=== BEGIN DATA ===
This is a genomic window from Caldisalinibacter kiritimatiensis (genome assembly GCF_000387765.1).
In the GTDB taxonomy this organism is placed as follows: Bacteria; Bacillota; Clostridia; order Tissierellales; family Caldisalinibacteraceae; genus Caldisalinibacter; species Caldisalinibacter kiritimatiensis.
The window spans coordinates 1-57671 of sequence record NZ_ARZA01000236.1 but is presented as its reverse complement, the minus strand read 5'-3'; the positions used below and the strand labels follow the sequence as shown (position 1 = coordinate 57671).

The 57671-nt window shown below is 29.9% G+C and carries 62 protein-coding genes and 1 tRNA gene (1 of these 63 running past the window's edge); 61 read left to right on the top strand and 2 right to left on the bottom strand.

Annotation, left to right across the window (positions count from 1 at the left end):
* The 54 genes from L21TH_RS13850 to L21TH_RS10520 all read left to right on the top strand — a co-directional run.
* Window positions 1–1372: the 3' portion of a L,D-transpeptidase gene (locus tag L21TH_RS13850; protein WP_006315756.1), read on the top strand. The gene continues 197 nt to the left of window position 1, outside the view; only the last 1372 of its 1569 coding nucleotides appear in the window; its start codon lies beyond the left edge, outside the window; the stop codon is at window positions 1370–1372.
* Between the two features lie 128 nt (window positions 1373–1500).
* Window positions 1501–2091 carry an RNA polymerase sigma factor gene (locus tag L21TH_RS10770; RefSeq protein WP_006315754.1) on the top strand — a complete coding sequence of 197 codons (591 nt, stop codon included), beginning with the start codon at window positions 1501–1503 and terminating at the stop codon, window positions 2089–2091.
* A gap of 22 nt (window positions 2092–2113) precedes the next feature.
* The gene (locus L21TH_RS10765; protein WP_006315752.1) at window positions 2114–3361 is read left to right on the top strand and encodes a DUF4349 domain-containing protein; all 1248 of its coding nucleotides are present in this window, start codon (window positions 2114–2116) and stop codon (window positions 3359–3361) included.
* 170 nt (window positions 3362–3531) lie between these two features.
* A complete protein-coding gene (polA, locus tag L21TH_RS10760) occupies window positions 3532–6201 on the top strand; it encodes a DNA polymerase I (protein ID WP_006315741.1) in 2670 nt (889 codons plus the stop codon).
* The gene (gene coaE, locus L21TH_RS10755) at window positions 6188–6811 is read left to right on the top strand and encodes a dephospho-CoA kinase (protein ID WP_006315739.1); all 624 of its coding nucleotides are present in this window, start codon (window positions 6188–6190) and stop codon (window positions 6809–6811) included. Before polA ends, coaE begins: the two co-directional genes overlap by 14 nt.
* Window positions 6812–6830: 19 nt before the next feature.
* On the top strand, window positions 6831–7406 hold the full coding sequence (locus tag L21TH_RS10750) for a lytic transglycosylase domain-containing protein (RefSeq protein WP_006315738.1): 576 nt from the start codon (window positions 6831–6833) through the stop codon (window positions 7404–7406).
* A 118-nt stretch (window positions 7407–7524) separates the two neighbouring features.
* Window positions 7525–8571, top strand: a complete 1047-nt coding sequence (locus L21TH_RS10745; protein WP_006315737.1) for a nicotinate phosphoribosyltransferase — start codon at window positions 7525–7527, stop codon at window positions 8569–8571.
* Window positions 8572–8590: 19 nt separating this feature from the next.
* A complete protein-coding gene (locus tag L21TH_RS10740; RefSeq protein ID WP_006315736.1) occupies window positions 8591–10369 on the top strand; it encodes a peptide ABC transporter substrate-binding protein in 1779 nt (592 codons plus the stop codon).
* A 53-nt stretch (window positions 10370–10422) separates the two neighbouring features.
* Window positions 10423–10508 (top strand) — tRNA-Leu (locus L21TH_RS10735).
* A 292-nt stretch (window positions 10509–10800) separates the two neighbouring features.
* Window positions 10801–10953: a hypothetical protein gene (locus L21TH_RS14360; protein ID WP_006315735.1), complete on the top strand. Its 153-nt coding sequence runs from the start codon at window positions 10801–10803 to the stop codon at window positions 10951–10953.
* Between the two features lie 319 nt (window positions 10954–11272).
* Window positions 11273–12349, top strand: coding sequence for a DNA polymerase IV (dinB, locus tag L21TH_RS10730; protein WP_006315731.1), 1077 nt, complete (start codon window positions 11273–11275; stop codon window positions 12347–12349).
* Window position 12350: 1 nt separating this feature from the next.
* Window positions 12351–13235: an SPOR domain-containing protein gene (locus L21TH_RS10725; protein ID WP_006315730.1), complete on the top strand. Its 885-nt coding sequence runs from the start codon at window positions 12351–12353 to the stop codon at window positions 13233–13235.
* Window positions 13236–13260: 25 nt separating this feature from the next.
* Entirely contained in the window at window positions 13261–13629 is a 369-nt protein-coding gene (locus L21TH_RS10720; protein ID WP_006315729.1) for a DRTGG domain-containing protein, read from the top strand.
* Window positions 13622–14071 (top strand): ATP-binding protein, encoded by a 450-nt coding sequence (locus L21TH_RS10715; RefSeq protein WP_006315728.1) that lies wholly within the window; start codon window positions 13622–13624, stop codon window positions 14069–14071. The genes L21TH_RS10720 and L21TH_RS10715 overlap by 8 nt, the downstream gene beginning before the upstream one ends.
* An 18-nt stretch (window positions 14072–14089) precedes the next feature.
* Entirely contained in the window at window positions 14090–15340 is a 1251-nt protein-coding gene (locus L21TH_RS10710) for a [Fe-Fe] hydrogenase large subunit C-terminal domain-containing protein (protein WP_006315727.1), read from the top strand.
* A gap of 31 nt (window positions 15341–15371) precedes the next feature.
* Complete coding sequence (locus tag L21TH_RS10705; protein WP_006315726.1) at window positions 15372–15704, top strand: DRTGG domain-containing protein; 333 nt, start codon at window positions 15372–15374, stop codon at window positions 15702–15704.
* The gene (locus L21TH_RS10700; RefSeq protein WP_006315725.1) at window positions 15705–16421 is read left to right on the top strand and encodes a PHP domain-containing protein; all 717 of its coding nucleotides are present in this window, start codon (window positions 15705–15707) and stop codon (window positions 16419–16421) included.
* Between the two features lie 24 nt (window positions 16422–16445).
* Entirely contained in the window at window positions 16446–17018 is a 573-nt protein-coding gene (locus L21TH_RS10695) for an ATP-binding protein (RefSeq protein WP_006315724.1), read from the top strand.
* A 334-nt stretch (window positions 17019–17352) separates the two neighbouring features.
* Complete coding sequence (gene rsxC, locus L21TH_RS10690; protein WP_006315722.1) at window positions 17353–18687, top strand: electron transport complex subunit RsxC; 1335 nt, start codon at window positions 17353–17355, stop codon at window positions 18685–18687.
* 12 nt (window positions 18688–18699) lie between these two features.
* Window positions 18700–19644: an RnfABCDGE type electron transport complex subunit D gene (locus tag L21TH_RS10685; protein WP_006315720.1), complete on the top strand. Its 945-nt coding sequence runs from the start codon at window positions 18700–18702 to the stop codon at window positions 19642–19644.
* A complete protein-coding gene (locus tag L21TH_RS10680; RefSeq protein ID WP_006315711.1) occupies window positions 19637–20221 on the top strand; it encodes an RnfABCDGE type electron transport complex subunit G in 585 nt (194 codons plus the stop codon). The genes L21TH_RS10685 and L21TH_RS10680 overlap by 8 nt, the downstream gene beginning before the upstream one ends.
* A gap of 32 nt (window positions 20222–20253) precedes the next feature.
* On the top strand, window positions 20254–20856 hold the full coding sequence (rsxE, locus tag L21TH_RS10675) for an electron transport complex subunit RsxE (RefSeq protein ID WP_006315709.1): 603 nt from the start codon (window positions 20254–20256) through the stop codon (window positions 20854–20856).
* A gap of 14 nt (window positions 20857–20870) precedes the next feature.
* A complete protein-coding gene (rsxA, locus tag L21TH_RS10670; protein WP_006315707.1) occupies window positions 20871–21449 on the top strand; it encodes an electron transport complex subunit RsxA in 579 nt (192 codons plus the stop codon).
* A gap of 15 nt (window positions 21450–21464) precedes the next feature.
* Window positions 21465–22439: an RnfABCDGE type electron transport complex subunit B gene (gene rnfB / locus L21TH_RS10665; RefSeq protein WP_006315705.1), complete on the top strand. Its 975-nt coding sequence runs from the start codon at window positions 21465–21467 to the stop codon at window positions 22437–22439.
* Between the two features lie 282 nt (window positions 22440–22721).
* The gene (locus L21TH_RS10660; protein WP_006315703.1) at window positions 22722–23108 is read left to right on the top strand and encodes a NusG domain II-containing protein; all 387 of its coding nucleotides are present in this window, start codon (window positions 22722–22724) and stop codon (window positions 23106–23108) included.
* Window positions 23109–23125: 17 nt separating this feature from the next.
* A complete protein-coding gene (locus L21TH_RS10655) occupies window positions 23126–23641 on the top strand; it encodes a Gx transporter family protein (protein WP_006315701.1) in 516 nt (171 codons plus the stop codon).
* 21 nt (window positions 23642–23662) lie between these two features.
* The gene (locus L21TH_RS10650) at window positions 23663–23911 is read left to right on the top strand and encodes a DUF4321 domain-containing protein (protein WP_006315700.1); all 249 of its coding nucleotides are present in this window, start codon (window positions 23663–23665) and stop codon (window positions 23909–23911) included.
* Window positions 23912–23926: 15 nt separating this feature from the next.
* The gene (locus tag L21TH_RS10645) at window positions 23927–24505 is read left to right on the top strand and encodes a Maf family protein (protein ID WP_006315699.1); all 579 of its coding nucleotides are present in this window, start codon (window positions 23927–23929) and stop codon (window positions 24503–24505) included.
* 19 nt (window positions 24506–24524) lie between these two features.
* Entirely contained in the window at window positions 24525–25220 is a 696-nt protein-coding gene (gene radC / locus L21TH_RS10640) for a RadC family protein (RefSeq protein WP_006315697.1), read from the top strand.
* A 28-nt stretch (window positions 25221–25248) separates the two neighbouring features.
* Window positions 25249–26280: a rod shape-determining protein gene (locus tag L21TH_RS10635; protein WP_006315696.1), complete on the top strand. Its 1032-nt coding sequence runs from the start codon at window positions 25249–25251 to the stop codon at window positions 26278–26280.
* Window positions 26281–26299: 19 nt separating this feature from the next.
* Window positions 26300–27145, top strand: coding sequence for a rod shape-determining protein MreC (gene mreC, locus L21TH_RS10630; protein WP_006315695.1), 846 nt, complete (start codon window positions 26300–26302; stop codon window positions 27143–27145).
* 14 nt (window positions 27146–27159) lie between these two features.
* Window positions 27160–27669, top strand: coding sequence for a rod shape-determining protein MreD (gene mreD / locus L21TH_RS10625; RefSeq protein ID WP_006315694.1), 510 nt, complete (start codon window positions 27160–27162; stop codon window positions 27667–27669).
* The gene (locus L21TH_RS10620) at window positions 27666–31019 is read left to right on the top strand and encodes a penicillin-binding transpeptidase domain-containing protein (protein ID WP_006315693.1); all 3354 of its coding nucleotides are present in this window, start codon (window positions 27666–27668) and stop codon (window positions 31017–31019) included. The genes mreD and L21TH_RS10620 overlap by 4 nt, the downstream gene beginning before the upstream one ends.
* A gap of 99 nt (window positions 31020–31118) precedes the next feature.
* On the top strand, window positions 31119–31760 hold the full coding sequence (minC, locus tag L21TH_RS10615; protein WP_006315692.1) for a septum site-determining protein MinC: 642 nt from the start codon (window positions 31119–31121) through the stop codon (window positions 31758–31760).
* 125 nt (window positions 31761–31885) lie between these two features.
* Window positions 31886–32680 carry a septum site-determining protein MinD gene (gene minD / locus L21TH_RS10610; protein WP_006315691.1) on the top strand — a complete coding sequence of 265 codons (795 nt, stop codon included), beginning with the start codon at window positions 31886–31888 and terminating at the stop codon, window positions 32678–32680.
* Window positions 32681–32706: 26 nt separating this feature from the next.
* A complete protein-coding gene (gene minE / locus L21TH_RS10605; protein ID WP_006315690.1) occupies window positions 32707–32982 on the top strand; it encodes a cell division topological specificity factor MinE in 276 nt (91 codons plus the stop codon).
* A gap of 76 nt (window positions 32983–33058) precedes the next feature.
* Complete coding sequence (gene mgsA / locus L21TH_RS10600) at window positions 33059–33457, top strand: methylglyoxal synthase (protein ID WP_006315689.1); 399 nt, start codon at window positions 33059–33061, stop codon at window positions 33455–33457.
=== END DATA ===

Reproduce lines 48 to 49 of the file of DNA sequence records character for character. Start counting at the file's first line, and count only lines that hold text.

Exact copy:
* A gap of 15 nt (window positions 21450–21464) precedes the next feature.
* Window positions 21465–22439: an RnfABCDGE type electron transport complex subunit B gene (gene rnfB / locus L21TH_RS10665; RefSeq protein WP_006315705.1), complete on the top strand. Its 975-nt coding sequence runs from the start codon at window positions 21465–21467 to the stop codon at window positions 22437–22439.